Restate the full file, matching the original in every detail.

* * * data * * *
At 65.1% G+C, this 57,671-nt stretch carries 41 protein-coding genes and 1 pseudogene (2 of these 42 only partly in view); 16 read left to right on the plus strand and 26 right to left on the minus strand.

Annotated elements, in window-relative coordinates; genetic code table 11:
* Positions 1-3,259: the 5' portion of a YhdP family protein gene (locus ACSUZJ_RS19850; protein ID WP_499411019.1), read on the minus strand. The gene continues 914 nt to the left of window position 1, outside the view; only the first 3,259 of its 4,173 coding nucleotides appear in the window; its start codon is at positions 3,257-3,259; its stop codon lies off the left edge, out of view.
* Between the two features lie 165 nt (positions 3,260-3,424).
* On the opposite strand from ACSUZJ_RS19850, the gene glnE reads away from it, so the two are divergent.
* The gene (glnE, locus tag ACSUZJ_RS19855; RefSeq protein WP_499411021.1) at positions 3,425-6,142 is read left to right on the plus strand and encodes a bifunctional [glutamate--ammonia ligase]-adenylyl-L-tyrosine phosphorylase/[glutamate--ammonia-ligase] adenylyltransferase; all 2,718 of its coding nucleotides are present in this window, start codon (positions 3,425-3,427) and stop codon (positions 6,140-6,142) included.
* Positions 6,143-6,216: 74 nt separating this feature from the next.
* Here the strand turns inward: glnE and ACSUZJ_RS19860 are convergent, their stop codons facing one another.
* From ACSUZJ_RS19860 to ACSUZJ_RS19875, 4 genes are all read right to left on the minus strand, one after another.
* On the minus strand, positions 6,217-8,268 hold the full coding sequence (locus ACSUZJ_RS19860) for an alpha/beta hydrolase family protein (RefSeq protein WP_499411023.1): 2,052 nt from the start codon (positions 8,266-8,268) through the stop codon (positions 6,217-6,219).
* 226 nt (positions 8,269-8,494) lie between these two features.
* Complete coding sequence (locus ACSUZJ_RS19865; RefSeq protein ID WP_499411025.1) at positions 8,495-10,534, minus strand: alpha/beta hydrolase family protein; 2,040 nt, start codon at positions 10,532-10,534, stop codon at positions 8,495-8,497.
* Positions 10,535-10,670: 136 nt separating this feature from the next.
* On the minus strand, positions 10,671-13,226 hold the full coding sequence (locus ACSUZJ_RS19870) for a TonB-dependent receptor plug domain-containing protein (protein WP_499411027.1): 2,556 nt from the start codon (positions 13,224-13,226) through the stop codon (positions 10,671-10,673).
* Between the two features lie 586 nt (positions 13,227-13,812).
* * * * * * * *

At 65.1% G+C, this 57,671-nt stretch carries 41 protein-coding genes and 1 pseudogene (2 of these 42 only partly in view); 16 read left to right on the plus strand and 26 right to left on the minus strand.

Annotated elements, in window-relative coordinates; genetic code table 11:
* Positions 1-3,259: the 5' portion of a YhdP family protein gene (locus ACSUZJ_RS19850; protein ID WP_499411019.1), read on the minus strand. The gene continues 914 nt to the left of window position 1, outside the view; only the first 3,259 of its 4,173 coding nucleotides appear in the window; its start codon is at positions 3,257-3,259; its stop codon lies off the left edge, out of view.
* Between the two features lie 165 nt (positions 3,260-3,424).
* On the opposite strand from ACSUZJ_RS19850, the gene glnE reads away from it, so the two are divergent.
* The gene (glnE, locus tag ACSUZJ_RS19855; RefSeq protein WP_499411021.1) at positions 3,425-6,142 is read left to right on the plus strand and encodes a bifunctional [glutamate--ammonia ligase]-adenylyl-L-tyrosine phosphorylase/[glutamate--ammonia-ligase] adenylyltransferase; all 2,718 of its coding nucleotides are present in this window, start codon (positions 3,425-3,427) and stop codon (positions 6,140-6,142) included.
* Positions 6,143-6,216: 74 nt separating this feature from the next.
* Here the strand turns inward: glnE and ACSUZJ_RS19860 are convergent, their stop codons facing one another.
* From ACSUZJ_RS19860 to ACSUZJ_RS19875, 4 genes are all read right to left on the minus strand, one after another.
* On the minus strand, positions 6,217-8,268 hold the full coding sequence (locus ACSUZJ_RS19860) for an alpha/beta hydrolase family protein (RefSeq protein WP_499411023.1): 2,052 nt from the start codon (positions 8,266-8,268) through the stop codon (positions 6,217-6,219).
* 226 nt (positions 8,269-8,494) lie between these two features.
* Complete coding sequence (locus ACSUZJ_RS19865; RefSeq protein ID WP_499411025.1) at positions 8,495-10,534, minus strand: alpha/beta hydrolase family protein; 2,040 nt, start codon at positions 10,532-10,534, stop codon at positions 8,495-8,497.
* Positions 10,535-10,670: 136 nt separating this feature from the next.
* On the minus strand, positions 10,671-13,226 hold the full coding sequence (locus ACSUZJ_RS19870) for a TonB-dependent receptor plug domain-containing protein (protein WP_499411027.1): 2,556 nt from the start codon (positions 13,224-13,226) through the stop codon (positions 10,671-10,673).
* Between the two features lie 586 nt (positions 13,227-13,812).